But is it possible to be anonymous as a food critic when social media and our increased online presence has changed the way we – and let others – view our lives? Facebook and Twitter have changed the way we curate our private lives. For most people, this is a non-issue, but for food critics, staying anonymous has always been a major concern.

    “I think that the reader of a restaurant review wants the person to be an everyman (or everywoman) who gets the same treatment they do, and nine times out of ten, that experience is an anonymous one,” says Melissa Buote. Melissa is the food critic for The Coast and has been writing about food for the past two and half years. (Full disclosure: Buote and I also write for the same food blog, Passable.ca) To maintain her anonymity, Melissa has made changes in her life. She strictly limits access to her Facebook profile, even using a pseudonym, and her Twitter profile shows the image of a cat. “There is an idea that privacy doesn’t exist anymore, but that’s only true insofar as you let it be true,” says Melissa. “Yes, it’s impossible to be completely anonymous. But that has always been true to some extent. You will always meet people or be put in social situations where a friend-of-a-friend knows who you are, or someone can point you out to a stranger, be that a server in a restaurant, a chef or just a random person on the street—and that it’s-a-small-worldness is amplified in smaller cities like Halifax.”


    Sam Sifton, former critic for the New York Times (Image via Food Republic)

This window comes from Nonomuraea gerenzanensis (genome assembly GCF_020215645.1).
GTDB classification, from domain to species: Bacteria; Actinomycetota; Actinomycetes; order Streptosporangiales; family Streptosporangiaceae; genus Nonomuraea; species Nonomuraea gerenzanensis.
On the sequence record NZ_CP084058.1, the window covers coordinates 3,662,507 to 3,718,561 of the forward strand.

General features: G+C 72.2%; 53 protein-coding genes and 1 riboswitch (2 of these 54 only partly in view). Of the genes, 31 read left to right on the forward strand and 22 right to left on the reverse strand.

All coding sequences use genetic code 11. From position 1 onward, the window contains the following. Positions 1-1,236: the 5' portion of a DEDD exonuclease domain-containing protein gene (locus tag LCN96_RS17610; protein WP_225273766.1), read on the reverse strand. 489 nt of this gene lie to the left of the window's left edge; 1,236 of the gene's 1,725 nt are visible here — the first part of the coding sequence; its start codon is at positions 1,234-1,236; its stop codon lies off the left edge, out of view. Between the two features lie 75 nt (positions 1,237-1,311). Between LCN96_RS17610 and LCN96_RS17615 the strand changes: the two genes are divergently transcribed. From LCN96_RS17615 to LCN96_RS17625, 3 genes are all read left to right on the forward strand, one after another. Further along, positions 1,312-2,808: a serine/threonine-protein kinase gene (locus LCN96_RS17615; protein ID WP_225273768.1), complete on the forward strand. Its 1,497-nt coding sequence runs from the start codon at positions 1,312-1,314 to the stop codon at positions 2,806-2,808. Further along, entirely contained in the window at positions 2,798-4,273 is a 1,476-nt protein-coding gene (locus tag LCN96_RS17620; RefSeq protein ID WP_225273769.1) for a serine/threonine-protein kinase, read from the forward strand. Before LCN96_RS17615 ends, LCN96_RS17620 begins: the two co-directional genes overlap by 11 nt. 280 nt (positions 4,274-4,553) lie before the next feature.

And that’s the key here. In terms of population and dining options, Halifax is a relatively small city.  It’s not like New York where restaurateurs will do everything in their power to find out what food critics look like. Sam Sifton should know. He recently finished his two-year stint as restaurant critic for the New York Times.  “I always reserved under a false name,” he explains.  “My cell phone numbers were fake, or only led to my line through proxies. I had credit cards registered under more than a half-dozen names, and I changed all these regularly. I had a few disguises, though these rarely worked more than once.” Sifton even found himself hounded by photographers when he announced that he would check out KFC’s Double Down.  Although he found the attention a little strange, he still believes in the importance of anonymity, or at least, as much as it is possible in today’s world. “Anonymity is going to be increasingly difficult to achieve, given the popularity of Facebook and other social media outlets that allow people to post pictures of themselves,” he says.  “You can disable these accounts if you want to become critic. But the security’s porous. The Web’s wide. Photos are going to get out. It’s best just to follow our rules and hope for the best.” But what happens when your image does get out there? Does such a thing matter in a place like Halifax?